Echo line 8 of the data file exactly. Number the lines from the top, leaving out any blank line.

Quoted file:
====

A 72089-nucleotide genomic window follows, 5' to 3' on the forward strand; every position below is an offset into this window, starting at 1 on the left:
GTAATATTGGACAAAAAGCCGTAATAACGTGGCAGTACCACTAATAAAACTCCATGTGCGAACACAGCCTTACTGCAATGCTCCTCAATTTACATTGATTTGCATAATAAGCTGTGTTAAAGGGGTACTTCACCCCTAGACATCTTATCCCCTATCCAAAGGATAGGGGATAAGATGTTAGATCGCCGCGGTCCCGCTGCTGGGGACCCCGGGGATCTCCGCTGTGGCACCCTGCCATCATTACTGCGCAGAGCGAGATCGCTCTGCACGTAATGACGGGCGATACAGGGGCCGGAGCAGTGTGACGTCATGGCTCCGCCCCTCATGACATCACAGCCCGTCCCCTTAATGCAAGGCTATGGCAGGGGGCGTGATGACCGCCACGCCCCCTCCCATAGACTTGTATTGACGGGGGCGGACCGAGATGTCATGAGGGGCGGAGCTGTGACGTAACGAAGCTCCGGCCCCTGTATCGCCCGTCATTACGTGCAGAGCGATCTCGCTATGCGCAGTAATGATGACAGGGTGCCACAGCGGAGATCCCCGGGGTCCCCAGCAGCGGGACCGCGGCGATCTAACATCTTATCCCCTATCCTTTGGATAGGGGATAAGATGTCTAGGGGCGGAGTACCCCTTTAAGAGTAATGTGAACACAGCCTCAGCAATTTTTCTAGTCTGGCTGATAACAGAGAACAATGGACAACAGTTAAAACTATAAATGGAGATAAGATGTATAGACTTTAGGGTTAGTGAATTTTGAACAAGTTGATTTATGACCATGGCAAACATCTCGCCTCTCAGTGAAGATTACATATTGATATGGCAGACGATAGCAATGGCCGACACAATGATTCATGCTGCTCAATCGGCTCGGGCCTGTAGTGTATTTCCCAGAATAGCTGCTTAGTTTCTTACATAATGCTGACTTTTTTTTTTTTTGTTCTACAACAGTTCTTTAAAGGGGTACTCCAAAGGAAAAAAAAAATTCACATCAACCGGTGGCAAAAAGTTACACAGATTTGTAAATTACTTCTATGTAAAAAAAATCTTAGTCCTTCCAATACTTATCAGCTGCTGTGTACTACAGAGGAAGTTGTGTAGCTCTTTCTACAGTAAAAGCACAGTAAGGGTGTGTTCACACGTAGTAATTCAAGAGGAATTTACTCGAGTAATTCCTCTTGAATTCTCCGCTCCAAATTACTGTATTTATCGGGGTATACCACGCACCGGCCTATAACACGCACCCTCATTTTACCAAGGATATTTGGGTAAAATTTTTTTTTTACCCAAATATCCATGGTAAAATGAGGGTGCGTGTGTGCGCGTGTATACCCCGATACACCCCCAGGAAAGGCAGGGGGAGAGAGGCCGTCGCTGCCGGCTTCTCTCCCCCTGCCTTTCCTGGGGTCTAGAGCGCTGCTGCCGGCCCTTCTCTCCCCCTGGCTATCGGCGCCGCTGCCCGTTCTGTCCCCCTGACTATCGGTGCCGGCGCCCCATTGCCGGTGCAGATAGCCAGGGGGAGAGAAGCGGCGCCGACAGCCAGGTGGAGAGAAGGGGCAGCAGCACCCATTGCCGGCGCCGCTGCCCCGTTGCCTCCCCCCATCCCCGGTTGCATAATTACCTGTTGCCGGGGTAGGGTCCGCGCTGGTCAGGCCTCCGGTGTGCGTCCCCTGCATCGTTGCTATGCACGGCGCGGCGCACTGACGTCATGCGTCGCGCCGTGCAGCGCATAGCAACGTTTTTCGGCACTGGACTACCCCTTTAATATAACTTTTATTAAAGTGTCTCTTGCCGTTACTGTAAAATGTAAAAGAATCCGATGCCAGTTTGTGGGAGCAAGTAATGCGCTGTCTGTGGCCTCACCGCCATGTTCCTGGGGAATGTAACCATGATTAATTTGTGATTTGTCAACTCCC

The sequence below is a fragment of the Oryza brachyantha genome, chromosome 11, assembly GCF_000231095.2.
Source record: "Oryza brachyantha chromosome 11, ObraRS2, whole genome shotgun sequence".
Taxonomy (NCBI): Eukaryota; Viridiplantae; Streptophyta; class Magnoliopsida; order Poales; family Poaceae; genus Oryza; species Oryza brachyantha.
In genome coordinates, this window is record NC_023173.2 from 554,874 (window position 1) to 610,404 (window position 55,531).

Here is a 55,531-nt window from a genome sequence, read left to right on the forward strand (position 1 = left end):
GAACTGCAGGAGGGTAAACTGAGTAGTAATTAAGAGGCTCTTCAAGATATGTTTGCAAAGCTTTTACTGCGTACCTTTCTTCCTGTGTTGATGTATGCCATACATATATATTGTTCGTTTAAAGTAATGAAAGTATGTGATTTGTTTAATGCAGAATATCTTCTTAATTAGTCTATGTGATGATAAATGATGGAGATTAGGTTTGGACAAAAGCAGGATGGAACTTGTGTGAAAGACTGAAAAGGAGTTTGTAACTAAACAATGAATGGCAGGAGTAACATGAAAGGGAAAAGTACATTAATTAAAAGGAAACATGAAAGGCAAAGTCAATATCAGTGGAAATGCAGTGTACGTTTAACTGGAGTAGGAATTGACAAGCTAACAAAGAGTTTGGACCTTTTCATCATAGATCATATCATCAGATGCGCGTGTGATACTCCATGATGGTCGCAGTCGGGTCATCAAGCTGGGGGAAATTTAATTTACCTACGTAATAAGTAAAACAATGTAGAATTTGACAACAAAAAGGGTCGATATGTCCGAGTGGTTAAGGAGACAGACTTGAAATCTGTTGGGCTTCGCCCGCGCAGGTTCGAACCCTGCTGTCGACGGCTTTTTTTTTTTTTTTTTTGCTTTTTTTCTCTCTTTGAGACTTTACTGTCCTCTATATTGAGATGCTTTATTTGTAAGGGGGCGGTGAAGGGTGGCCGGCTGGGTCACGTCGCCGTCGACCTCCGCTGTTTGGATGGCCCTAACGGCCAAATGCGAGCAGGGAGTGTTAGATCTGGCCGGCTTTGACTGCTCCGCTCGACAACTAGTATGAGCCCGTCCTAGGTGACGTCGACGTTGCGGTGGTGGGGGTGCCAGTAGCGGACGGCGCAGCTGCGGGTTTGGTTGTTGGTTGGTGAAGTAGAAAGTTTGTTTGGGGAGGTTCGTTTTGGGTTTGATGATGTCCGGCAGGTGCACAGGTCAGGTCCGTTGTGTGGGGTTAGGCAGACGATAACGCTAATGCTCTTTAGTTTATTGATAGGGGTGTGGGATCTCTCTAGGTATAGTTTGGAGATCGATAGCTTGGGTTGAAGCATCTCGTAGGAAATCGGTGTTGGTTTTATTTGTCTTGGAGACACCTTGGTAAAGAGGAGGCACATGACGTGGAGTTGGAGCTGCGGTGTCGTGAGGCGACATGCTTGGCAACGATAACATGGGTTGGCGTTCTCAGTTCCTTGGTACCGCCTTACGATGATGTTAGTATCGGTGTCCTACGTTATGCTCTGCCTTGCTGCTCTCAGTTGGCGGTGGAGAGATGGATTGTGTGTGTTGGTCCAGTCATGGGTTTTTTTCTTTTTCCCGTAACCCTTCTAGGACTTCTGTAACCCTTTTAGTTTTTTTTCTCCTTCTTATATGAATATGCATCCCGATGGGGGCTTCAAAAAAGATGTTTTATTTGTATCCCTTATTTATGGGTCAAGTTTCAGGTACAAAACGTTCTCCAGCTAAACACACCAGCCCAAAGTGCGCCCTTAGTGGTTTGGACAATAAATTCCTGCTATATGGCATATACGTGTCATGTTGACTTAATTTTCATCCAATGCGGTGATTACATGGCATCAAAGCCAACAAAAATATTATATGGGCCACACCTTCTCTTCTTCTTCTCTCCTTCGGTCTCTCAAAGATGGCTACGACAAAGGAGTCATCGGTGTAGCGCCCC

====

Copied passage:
GAACTGCAGGAGGGTAAACTGAGTAGTAATTAAGAGGCTCTTCAAGATATGTTTGCAAAGCTTTTACTGCGTACCTTTCTTCCTGTGTTGATGTATGCCATACATATATATTGTTCGTTTAAAGTAATGAAAGTATGTGATTTGTTTAATGCAGAATATCTTCTTAATTAGTCTATGTGATGATAAATGATGGAGATTAGGTTTGGACAAAAGCAGGATGGAACTTGTGTGAAAGACTGAAAAGGAGTTTGTAACTAAACAATGAATGGCAGGAGTAACATGAAAGGGAAAAGTACATTAATTAAAAGGAAACATGAAAGGCAAAGTCAATATCAGTGGAAATGCAGTGTACGTTTAACTGGAGTAGGAATTGACAAGCTAACAAAGAGTTTGGACCTTTTCATCATAGATCATATCATCAGATGCGCGTGTGATACTCCATGATGGTCGCAGTCGGGTCATCAAGCTGGGGGAAATTTAATTTACCTACGTAATAAGTAAAACAATGTAGAATTTGACAACAAAAAGGGTCGATATGTCCGAGTGGTTAAGGAGACAGACTTGAAATCTGTTGGGCTTCGCCCGCGCAGGTTCGAACCCTGCTGTCGACGGCTTTTTTTTTTTTTTTTTTGCTTTTTTTCTCTCTTTGAGACTTTACTGTCCTCTATATTGAGATGCTTTATTTGTAAGGGGGCGGTGAAGGGTGGCCGGCTGGGTCACGTCGCCGTCGACCTCCGCTGTTTGGATGGCCCTAACGGCCAAATGCGAGCAGGGAGTGTTAGATCTGGCCGGCTTTGACTGCTCCGCTCGACAACTAGTATGAGCCCGTCCTAGGTGACGTCGACGTTGCGGTGGTGGGGGTGCCAGTAGCGGACGGCGCAGCTGCGGGTTTGGTTGTTGGTTGGTGAAGTAGAAAGTTTGTTTGGGGAGGTTCGTTTTGGGTTTGATGATGTCCGGCAGGTGCACAGGTCAGGTCCGTTGTGTGGGGTTAGGCAGACGATAACGCTAATGCTCTTTAGTTTATTGATAGGGGTGTGGGATCTCTCTAGGTATAGTTTGGAGATCGATAGCTTGGGTTGAAGCATCTCGTAGGAAATCGGTGTTGGTTTTATTTGTCTTGGAGACACCTTGGTAAAGAGGAGGCACATGACGTGGAGTTGGAGCTGCGGTGTCGTGAGGCGACATGCTTGGCAACGATAACATGGGTTGGCGTTCTCAGTTCCTTGGTACCGCCTTACGATGATGTTAGTATCGGTGTCCTACGTTATGCTCTGCCTTGCTGCTCTCAGTTGGCGGTGGAGAGATGGATTGTGTGTGTTGGTCCAGTCATGGGTTTTTTTCTTTTTCCCGTAACCCTTCTAGGACTTCTGTAACCCTTTTAGTTTTTTTTCTCCTTCTTATATGAATATGCATCCCGATGGGGGCTTCAAAAAAGATGTTTTATTTGTATCCCTTATTTATGGGTCAAGTTTCAGGTACAAAACGTTCTCCAGCTAAACACACCAGCCCAAAGTGCGCCCTTAGTGGTTTGGACAATAAATTCCTGCTATATGGCATATACGTGTCATGTTGACTTAATTTTCATCCAATGCGGTGATTACATGGCATCAAAGCCAACAAAAATATTATATGGGCCACACCTTCTCTTCTTCTTCTCTCCTTCGGTCTCTCAAAGATGGCTACGACAAAGGAGTCATCGGTGTAGCGCCCC